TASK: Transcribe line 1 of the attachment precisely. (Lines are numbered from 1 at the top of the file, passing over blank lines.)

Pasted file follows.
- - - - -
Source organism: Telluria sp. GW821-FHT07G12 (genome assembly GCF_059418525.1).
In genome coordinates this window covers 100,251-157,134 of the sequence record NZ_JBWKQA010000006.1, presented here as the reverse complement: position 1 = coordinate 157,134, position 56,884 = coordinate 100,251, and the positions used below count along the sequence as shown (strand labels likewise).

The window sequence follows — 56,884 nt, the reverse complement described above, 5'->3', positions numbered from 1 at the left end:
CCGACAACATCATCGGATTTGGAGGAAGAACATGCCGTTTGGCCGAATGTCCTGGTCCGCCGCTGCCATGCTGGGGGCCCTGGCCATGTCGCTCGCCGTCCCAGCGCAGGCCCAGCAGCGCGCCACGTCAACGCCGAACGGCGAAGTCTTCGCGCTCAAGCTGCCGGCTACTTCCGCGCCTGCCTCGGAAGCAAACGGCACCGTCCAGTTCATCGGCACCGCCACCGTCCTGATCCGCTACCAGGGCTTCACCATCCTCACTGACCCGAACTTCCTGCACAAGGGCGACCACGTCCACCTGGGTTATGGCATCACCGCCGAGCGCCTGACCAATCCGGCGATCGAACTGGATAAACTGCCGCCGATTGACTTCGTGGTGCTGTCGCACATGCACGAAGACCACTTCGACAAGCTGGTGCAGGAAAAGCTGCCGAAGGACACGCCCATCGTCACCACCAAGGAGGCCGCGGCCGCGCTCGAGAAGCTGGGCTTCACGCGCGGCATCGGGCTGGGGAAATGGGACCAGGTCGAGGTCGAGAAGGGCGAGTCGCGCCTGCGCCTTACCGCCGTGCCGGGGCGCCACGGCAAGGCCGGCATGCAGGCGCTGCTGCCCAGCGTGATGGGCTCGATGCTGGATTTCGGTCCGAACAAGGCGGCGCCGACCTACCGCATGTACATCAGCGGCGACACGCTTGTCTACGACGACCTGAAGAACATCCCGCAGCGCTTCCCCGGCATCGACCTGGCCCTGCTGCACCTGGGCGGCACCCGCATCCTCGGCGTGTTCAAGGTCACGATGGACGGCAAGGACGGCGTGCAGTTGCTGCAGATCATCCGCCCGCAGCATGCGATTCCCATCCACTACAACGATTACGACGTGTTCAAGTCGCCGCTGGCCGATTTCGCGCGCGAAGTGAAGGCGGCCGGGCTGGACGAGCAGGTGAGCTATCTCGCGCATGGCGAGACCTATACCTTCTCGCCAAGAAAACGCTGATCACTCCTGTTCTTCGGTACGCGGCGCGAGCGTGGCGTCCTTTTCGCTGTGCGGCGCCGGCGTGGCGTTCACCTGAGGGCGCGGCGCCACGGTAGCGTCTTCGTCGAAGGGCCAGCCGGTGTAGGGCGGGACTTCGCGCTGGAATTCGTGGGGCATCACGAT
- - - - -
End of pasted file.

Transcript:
Source organism: Telluria sp. GW821-FHT07G12 (genome assembly GCF_059418525.1).